Census LEHD commuting mapThis is apropos of nothing, really, but insanely interesting nonetheless: a Census website that lets you track commuting trips in mind-boggling detail. It’s potentially a huge boon for transportation planners—especially for identifying places where transit improvements could be most effective. But more than anything else, I’ve found it to be a great way to waste a morning.

  • The interface is none too easy to use, but it doesn’t take too long to get a hang of it. Here are some quick instructions, if you want to check it out…

    1) Click on the US map to get the full mapping interface

    2) Activate the “zoom in” tool—the magnifying glass icon in the upper left hand corner of the screen—and zoom into a place you’re interested in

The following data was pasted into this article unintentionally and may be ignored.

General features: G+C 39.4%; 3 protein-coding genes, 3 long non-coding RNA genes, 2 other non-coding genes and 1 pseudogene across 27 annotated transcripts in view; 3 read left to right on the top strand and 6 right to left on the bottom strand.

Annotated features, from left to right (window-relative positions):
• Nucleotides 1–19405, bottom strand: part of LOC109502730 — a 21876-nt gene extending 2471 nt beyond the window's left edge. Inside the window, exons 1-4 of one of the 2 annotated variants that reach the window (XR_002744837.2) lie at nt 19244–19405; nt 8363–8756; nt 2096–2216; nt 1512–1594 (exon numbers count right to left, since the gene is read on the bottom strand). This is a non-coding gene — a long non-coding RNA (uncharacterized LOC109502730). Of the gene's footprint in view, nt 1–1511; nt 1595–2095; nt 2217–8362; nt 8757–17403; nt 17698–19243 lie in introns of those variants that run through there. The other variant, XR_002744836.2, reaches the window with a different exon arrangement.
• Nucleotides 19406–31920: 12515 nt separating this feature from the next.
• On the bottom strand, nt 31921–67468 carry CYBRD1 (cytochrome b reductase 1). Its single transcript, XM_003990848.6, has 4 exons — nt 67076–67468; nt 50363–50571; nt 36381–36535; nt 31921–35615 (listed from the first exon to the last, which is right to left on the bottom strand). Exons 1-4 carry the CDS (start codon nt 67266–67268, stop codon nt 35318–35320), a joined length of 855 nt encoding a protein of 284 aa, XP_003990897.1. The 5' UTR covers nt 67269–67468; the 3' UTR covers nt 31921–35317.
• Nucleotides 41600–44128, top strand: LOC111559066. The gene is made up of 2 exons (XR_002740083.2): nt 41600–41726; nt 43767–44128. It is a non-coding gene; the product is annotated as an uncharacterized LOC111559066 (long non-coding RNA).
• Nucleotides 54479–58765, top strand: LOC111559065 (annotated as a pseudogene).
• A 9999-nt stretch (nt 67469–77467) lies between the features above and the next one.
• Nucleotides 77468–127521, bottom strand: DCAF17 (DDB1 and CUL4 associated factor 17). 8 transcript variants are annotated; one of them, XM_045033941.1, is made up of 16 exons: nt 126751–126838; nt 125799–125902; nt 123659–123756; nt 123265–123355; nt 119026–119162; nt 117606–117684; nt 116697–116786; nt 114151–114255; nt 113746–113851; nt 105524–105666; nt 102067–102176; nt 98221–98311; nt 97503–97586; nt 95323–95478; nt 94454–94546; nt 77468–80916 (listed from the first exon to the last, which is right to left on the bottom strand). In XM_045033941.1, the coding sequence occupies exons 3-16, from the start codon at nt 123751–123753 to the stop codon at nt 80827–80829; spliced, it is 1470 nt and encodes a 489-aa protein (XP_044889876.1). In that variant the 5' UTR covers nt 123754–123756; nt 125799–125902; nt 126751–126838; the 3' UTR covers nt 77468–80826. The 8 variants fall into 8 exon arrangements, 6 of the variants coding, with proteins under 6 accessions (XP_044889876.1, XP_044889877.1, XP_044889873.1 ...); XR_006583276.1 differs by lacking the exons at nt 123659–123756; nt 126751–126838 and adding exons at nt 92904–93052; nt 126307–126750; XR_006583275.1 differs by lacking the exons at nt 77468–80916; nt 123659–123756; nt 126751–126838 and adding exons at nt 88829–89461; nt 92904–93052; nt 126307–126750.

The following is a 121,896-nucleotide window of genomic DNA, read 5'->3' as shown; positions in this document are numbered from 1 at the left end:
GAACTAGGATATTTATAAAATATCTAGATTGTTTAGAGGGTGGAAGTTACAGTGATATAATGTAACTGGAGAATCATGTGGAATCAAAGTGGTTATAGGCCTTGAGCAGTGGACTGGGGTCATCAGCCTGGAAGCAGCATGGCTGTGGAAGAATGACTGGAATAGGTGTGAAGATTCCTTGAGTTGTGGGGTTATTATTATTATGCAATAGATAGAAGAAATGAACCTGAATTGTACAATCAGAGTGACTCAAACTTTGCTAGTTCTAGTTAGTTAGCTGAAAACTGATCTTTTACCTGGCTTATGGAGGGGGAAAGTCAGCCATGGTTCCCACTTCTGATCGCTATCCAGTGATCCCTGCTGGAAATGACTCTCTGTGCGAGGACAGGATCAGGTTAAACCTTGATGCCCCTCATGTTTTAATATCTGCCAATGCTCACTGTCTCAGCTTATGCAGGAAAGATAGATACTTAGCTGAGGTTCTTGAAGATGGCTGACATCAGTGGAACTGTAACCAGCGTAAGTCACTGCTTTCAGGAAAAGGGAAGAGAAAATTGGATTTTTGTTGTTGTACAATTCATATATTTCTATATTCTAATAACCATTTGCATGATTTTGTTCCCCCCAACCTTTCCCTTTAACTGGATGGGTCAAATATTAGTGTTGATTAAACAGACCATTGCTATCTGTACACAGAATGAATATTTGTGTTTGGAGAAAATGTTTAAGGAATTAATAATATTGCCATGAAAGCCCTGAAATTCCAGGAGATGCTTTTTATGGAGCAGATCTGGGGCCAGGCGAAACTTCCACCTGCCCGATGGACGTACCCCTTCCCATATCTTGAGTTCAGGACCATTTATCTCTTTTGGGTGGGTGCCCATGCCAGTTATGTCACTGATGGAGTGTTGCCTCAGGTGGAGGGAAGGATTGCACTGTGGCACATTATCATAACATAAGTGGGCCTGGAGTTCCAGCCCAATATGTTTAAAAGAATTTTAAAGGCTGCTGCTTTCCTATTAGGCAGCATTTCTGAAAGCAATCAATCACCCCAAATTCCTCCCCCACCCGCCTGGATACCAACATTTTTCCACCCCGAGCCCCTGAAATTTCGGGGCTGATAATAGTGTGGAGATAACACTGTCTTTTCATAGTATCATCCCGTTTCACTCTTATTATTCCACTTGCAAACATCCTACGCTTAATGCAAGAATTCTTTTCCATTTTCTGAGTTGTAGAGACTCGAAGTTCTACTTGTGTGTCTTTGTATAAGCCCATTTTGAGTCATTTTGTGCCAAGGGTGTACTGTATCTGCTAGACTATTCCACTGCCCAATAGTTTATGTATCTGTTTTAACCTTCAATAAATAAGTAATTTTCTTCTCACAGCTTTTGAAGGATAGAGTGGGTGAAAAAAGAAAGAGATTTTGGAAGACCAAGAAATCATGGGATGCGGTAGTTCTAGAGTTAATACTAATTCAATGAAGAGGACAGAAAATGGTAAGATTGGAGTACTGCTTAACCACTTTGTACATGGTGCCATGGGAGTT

3) Click “Create/Change Overlay” and select “Create Travel Sheds”

    4) Choose the freehand tool (from the popup) and draw an area on the map

    5) Click on “Thermals” to see where the people who live in your selected area work

    As nifty as the mapping features are, though, I think there’s some reason for caution before you take the numbers as gospel. According to this report (pdf link) there can be some sizeable holes in the data, including missing information on the location on actual workplaces, especially for employers with multiple work sites. That matches up with my experience playing around with it a bit in the Seattle area: it looks like many jobs may be attributed to corporate headquarters (downtown), rather than the actual locations where people work.

    That said, it’s fascinating to see where people do (and don’t) travel for work. My overall impression is that there are a fair number of people making pretty wacky commutes—and that promoting a few regional job centers in each metropolis might be a good way of making it easier for transit to handle more of the heavy lifting during rush hour.